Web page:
They always lie, even in areas where you didn’t know lying was possible:
If I mistakenly write “NBC Nitely News,” you can probably still tell what program I’m talking about. Nielsen’s automated system can’t, however, and a report Thursday in The Wall Street Journal details how networks are taking advantage of that fact to disguise airings that underperform with viewers.
It’s described as a common practice in the world of TV ratings, where programs with higher ratings can charge advertisers more to run commercials. When an episode performs poorly with viewers, the networks often intentionally misspell the show title in their report to Nielsen, according to the Journal. This fools the system into separating that airing out as a different show and keeping it from affecting the correctly-spelled show’s average overall rating.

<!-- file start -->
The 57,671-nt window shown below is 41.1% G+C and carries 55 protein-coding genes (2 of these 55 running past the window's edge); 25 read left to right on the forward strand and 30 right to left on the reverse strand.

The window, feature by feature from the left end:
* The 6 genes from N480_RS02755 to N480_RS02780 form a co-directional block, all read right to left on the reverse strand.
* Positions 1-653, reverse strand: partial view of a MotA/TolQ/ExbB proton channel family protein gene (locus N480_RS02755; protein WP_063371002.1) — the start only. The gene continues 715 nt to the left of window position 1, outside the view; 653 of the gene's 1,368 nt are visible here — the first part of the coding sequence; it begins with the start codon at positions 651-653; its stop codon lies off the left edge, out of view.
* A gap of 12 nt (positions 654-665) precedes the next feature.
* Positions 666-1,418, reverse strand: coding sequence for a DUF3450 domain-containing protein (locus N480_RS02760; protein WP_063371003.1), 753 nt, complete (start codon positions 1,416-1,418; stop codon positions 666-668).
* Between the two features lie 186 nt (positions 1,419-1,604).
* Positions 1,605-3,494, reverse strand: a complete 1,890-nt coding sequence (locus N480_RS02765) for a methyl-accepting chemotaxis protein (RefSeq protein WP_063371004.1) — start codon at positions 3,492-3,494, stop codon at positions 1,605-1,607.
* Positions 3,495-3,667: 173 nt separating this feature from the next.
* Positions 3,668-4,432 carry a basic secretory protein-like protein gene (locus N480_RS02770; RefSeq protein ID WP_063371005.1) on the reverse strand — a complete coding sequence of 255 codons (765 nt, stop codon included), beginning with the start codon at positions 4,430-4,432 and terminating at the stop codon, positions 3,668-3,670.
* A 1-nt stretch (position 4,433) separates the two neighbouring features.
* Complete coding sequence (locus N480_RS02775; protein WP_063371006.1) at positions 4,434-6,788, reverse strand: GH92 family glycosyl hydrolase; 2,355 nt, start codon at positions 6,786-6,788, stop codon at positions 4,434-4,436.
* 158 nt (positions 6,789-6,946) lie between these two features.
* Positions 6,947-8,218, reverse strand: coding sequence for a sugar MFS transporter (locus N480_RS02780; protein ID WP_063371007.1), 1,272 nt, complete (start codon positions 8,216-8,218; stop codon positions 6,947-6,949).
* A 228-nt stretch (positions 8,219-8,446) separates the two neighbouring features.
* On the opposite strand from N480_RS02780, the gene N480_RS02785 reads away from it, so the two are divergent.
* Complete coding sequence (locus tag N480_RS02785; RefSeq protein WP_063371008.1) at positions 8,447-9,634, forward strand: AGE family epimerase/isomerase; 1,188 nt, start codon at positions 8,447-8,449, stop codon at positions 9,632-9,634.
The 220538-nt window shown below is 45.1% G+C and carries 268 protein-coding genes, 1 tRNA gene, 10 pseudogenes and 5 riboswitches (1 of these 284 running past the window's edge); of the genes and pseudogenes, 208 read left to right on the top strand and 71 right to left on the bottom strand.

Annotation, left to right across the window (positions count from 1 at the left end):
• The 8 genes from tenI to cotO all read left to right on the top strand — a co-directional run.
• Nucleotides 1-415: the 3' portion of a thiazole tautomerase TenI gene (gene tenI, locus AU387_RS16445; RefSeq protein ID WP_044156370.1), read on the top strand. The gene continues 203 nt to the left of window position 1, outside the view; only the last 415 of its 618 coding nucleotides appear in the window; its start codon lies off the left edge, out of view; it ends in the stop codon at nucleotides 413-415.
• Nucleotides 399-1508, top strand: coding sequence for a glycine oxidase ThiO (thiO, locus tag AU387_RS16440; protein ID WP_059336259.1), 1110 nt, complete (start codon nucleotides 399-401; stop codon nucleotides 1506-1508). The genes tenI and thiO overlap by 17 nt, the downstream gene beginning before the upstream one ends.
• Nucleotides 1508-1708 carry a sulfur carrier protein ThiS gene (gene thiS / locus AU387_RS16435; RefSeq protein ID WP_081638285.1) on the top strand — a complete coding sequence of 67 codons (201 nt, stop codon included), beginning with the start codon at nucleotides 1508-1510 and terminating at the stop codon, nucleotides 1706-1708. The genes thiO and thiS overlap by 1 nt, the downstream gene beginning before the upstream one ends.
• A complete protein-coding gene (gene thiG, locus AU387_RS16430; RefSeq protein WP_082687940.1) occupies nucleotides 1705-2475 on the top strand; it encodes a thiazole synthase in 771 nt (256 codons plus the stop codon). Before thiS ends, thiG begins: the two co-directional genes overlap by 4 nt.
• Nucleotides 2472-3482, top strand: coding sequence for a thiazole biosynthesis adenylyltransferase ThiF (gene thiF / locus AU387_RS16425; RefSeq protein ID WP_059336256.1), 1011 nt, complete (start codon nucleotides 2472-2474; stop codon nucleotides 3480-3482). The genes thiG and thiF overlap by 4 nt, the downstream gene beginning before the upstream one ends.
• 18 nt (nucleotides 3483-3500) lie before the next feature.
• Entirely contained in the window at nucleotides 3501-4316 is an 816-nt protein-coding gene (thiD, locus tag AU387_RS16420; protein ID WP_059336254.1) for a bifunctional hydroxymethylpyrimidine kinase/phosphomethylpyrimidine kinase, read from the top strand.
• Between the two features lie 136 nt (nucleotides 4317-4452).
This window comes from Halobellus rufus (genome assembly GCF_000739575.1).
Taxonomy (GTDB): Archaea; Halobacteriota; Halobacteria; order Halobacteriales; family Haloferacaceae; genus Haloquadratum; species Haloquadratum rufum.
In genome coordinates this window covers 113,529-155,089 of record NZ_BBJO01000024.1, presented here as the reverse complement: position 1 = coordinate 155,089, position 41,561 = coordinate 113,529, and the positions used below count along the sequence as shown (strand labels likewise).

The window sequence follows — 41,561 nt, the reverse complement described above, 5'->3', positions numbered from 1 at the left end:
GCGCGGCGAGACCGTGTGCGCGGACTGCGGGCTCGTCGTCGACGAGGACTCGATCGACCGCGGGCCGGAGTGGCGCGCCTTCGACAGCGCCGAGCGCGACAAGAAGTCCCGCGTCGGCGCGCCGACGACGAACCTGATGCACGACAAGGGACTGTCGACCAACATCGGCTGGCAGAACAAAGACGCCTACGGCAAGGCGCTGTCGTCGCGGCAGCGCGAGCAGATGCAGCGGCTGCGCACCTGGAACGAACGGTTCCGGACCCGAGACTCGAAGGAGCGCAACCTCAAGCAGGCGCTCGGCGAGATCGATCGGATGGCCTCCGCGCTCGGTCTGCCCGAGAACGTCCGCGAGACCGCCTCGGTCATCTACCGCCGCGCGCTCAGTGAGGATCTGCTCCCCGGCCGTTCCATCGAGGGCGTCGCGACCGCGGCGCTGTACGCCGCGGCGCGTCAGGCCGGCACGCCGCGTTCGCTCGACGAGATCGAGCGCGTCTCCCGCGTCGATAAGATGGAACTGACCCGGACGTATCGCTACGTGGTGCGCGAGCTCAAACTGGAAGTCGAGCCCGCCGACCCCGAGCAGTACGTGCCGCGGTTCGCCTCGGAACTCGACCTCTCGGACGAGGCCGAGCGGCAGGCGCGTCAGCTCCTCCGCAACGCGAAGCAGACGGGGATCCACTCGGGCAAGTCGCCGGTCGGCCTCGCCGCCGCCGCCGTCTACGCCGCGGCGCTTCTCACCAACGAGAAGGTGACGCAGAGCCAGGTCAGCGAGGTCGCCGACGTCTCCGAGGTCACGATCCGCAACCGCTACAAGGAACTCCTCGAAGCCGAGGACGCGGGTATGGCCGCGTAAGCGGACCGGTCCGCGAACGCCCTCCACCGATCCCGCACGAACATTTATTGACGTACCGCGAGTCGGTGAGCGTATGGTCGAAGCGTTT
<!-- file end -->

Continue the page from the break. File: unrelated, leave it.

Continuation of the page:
The report says the practice was initially used sparingly — for instance, when a broadcast would go up against a major sporting event. But it has now grown fairly common, with NBC misspelling the title of “NBC Nightly News” 14 times since the current TV season began last fall. At one point, that reportedly included an entire week of broadcasts.
Competitors ABC and CBS allegedly followed suit, with ABC reportedly submitting “Wrld News Tonite” on seven occasions over the same time period. CBS reportedly misspelled the name of its evening newscast as “CBS Evening Nws” a total of 12 times. (CBS is the parent company of CNET.)
Translation: the ratings of the failing TV companies are collapsing even faster than the official numbers indicate. So keep in mind that when you’re reading books, playing games or pirating video instead of watching it on TV or at the theatre, you are helping bring down the media enemy.